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Crowley suggests device to battle West Nile Virus

Would you rather breathe airborne pesticides or risk potentially deadly insect bites?

It is a choice New York City residents have faced since 1999 when the first cases of West Nile Virus in the United States turned up in Queens. Last Thursday, U.S. Rep. Joseph Crowley (D-Jackson Heights), Queens Parks Commissioner Richard Murphy and Corona Lions President James Lisa introduced a device they hope will enable Queens residents to answer "none of the above."

The Mosquito Magnet, an approximately three-foot tall rolling gadget that looks like a cross between a backyard barbecue and a vacuum cleaner, attracts mosquitoes with a plume of carbon dioxide, then sucks them into a collection bag where they dehydrate and die. Two Mosquito Magnets will be tested in Flushing Meadows Corona Park, Crowley said at a news conference at the nearby Hall of Science.

"Growing up, I always considered myself the mosquito magnet," Crowley joked. "I couldn't keep them off me." But the congressman hailed the device, a gift of Big Apple Barbecue and Fireplace Center, with locations in Whitestone and Astoria, as the wave of the future.

"This is the type of technology we need to be looking towards," he said, "to wean us off of the use of chemical agents, to destroy mosquitoes and to stop spread of this horrendous disease."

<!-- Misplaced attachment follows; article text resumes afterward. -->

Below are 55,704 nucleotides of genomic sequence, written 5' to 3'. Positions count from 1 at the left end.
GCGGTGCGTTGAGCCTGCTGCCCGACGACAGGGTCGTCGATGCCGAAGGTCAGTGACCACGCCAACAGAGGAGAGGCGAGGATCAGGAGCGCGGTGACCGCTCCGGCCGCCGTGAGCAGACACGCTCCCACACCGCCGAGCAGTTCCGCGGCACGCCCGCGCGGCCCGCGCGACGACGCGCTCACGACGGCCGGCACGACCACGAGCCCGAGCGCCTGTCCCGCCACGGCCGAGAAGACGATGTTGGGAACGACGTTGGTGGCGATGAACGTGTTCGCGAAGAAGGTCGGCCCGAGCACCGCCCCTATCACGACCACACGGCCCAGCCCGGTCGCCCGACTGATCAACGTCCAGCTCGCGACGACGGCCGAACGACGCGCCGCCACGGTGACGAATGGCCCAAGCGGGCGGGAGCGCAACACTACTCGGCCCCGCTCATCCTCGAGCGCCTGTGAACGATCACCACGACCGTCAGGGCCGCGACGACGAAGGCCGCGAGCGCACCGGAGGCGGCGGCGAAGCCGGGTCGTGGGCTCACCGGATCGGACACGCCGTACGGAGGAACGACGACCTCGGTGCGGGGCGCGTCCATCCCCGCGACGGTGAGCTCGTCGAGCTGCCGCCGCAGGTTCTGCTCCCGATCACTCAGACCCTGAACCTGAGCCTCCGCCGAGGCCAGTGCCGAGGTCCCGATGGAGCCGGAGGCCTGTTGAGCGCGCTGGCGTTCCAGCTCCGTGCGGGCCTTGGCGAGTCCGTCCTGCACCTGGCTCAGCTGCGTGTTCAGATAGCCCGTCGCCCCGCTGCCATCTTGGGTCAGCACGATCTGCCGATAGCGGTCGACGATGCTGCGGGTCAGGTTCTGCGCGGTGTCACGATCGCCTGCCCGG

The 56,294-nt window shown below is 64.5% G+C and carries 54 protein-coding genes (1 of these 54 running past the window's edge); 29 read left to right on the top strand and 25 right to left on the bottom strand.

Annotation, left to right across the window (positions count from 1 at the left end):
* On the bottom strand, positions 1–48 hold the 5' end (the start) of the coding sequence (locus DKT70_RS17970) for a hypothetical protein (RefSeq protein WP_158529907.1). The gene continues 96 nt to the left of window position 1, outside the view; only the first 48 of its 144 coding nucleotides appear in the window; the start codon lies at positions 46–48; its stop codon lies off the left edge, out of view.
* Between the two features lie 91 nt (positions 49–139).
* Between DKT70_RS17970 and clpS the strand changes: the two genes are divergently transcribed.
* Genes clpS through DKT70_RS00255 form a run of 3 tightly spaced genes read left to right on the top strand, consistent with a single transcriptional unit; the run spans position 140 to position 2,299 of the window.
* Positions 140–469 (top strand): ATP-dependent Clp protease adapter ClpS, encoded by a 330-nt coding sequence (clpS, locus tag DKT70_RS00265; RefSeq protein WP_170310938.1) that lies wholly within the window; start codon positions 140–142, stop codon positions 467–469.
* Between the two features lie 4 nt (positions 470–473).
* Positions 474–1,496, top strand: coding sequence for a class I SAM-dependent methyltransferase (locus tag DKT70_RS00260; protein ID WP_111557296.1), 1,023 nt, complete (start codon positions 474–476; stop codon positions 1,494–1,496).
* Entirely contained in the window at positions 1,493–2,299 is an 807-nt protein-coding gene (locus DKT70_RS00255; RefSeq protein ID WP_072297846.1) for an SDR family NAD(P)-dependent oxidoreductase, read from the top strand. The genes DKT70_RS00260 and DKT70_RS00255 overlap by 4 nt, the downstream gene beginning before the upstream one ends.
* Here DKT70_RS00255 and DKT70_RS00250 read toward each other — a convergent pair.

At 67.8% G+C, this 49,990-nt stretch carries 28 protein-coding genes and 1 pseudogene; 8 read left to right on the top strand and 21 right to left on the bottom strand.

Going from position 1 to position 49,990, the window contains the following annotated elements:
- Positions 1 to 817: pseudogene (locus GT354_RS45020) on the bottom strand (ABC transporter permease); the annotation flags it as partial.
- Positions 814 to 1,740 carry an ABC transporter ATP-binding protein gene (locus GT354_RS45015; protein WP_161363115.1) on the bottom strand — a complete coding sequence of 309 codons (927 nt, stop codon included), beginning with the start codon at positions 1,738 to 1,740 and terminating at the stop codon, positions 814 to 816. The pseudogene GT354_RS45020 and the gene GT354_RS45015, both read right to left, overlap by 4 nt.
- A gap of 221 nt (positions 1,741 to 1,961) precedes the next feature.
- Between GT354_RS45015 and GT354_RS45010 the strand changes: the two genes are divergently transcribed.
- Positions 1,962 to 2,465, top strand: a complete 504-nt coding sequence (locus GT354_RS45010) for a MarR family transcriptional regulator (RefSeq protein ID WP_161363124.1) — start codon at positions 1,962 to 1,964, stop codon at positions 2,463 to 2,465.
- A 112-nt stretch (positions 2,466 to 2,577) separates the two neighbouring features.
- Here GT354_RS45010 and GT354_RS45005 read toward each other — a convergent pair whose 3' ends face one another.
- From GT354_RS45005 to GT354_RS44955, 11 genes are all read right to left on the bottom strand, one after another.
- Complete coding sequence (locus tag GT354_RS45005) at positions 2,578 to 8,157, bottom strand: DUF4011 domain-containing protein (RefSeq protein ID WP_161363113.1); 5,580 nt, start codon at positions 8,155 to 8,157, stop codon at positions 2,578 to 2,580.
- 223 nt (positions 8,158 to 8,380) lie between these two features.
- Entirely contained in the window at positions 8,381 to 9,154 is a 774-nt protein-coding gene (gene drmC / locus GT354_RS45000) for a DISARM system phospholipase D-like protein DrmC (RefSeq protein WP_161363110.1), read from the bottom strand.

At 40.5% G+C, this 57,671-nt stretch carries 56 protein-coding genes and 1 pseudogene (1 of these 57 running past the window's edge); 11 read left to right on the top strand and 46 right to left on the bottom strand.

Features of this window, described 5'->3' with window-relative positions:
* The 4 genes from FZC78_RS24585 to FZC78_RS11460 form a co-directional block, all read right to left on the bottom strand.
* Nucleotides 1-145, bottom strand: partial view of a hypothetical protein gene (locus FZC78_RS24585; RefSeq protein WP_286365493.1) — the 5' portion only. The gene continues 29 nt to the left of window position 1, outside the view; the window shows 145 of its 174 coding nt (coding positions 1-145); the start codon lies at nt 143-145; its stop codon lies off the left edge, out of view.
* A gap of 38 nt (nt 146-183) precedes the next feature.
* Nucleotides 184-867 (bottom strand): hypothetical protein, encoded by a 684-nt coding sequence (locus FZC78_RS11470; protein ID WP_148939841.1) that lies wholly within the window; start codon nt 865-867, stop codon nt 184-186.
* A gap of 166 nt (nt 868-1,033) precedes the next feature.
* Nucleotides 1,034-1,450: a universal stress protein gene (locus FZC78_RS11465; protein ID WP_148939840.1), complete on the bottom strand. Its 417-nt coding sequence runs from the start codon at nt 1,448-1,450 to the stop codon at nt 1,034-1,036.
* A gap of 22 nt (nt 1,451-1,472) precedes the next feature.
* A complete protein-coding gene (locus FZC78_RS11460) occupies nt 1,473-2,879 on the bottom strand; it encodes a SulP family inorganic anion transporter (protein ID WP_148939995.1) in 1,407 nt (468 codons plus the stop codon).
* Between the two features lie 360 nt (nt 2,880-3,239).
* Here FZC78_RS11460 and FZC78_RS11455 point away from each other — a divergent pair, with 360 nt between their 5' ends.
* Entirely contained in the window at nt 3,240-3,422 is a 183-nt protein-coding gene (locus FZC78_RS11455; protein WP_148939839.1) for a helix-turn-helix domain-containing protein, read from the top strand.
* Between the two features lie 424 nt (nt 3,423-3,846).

The machine runs on propane and can keep an acre of land mosquito-free, said Lisa. The propane tank and collection bag must be changed only once every three weeks, he added.

Lisa's organization, the Corona Lions, helped coordinate the donation of two devices by Big Apple Barbecue and Fireplace Co. The technology involved is not new, having been used by the U.S. Coast Guard for 25 years, and the cost of the machine is roughly $1,000.

Lisa said the Lions became interested in the issue because of the organization's work on behalf of children with cancer. Although he admitted there was no scientific proof of a link between pesticides and cancer, there was enough suspicion in the scientific community to cause a number of states and cities to suspend use of pesticides.

He hoped a switch to the Mosquito Magnet would help avoid potential health or ecological problems in the future brought on by the widespread use of pesticides.

But Crowley, who has supported funding in Congress for West Nile Virus research and the creation of a West Nile czar in the Clinton administration, suggested that spraying might be a fact of life for Queens even if the new machines prove successful.

"I think the spraying will continue," he said. "What we're suggesting is that there are other alternative means that should be explored."

Reach reporter Alex Ginsberg by e-mail at or call 718-229-0300, Ext. 157.

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